Please use this identifier to cite or link to this item: http://hdl.handle.net/2122/3241
AuthorsQuattrocchi, F.* 
Procesi, M.* 
Sciarra, A.* 
Cinti, D.* 
Galli, G.* 
Pizzino, L.* 
TitleStudy of degassing processes in active and quiescent volcanic areas
Issue Date31-Mar-2007
URIhttp://hdl.handle.net/2122/3241
KeywordsDiffuse Degassing Structures in Italy
Monitoring of quiescent volcanoes
Subject Classification05. General::05.02. Data dissemination::05.02.01. Geochemical data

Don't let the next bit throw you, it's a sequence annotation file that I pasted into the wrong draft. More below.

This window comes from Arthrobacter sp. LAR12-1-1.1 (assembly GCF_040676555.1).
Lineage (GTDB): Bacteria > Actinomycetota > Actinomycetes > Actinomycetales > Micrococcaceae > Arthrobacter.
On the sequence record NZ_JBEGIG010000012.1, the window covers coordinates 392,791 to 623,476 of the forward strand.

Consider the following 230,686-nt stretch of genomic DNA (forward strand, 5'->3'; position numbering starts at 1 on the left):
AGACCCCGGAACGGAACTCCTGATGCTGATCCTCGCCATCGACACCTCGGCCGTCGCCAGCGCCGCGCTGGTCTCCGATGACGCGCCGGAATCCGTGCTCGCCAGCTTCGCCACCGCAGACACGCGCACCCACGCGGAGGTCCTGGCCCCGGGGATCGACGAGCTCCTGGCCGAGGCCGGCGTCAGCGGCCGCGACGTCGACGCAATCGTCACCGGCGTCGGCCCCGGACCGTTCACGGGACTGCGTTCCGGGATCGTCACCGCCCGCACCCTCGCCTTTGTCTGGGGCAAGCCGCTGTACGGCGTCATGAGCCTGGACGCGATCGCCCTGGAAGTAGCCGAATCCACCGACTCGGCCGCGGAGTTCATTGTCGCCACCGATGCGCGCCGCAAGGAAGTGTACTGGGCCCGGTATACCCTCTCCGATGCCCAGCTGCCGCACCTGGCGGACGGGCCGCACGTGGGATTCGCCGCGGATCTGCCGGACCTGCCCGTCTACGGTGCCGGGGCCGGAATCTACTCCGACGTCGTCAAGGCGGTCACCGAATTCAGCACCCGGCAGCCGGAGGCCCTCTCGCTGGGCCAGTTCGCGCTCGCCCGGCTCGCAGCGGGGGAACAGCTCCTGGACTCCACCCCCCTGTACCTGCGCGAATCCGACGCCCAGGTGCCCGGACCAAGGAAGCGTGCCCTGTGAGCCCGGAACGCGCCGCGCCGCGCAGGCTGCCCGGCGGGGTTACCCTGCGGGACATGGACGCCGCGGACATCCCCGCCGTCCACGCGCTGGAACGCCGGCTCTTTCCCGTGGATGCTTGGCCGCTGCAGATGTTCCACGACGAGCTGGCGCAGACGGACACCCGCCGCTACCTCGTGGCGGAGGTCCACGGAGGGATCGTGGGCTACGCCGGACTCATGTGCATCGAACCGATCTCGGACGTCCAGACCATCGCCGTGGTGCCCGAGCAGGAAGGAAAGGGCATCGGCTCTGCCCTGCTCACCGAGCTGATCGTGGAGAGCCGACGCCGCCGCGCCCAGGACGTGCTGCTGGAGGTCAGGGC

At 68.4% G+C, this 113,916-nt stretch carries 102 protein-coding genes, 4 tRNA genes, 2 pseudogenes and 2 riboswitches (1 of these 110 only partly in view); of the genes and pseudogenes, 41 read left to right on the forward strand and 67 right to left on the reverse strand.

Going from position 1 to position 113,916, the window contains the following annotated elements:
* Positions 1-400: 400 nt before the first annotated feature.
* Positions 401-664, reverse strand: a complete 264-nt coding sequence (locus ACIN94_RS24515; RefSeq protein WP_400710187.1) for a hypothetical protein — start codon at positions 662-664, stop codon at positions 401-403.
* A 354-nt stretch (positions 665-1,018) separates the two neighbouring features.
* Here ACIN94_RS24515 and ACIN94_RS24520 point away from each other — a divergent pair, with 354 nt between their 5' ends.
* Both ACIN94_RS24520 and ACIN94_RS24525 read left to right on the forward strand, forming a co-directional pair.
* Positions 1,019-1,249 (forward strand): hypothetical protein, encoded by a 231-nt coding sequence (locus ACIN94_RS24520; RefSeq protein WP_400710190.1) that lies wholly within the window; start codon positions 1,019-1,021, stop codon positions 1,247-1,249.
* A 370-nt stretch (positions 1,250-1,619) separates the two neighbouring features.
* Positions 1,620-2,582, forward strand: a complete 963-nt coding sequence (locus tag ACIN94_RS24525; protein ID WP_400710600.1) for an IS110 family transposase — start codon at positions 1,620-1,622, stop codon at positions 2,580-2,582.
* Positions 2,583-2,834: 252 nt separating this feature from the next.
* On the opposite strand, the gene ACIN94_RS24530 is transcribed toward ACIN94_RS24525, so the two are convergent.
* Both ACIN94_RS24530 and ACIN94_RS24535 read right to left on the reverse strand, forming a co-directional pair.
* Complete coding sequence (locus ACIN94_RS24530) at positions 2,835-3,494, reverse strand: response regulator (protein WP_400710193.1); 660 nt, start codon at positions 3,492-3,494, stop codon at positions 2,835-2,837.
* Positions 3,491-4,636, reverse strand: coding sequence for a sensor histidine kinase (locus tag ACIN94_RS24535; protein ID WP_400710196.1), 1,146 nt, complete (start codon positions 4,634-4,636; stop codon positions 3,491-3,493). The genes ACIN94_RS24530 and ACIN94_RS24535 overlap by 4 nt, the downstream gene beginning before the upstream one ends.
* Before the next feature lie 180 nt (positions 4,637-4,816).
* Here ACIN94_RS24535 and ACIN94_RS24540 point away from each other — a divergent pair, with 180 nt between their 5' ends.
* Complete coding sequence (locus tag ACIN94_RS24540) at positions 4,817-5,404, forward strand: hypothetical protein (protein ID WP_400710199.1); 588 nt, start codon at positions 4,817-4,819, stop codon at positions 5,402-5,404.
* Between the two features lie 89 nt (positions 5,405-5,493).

AbstractStudy of degassing proceedings in active and quiescent volcanic areas Quattrocchi F., Procesi M., Sciarra A., Voltattorni N., Cinti D., Galli G., Pizzino L. Istituto Nazionale di Geofisica e Vulcanologia, Roma 1 section, Via di Vigna Murata n° 605, Rome (Italy) Active and quiescent volcanic areas release high amounts of gases (i.e. CO2, Rn, He, H2S, CH4) to the atmosphere from both active craters, as plumes and fumaroles, and the flanks of volcanic edifices as diffusive soil emanations. In the frame of “Diffuse Degassing Structures (DDS)” risk assessment project (funded by the Italian Civil Protection Department), many areas have been investigated in order to estimate a quantitative minimum total budget of the DDS and discriminate the different transport processes. Almost 1000 samples have been collected (fluxes measurements and punctual concentration analyses) and around 60 groundwater sites analysed. All the investigated areas are characterised by the presence of tectonic lineaments that strongly affect the degassing proceedings. In particular, one of these areas (the Tor Caldara-Lavinio area) belongs to the Quaternary Alban Hills volcanic complex that spans around 1500 km2, South-East of Rome. The Alban Hills region undergoes to frequent seismic swarms, typical for recent volcanism, concentrated along a NW-SE belt intersecting the Western sector of the volcanic structure (in correspondence of the belt where degassing is concentrated). Both CO2 flux and Rn measurements were performed in June, August (soon after a M=5.0 earthquake occurred in the area) and December 2005. Despite we found higher 222Rn values in soils after the earthquake than before, suggesting an enhanced local stress signal throughout the DDS as a whole, possibly due to the vicinity of the activated seismogenic structure, the results highlights an unmodified shape and location of the 222Rn anomalies inside the DDS before and after the earthquake. This evidence excludes both that the activated seismogenic segment has affected in some way the DDS degassing patterns and new fracture field changes. The shape and location of the 222Rn anomalies inside the DDS are strictly inversely correlated with the CO2 flux areal peaks and they are more linked to the sealing power of the clays strata generated by the leaching of the outcropping sedimentary Pleistocene rocks by secondary mineralization due to the continuous and the huge ongoing and past CO2 flux. The CO2 could be carrier for 222Rn since a certain threshold, over which dilution and sealing processes of host-rocks are prevailing for the overall 222Rn transport at surface. Herewith we distinguish the contribution of organic, diffusive and advective CO2 flux. Hints of convection, added to the advective and diffusive gas transport mechanisms have been envisages on selected points, where continuous monitoring station of 222Rn/CO2 flux could be strategic, for seismic, volcanic and natural gas hazard surveillance.
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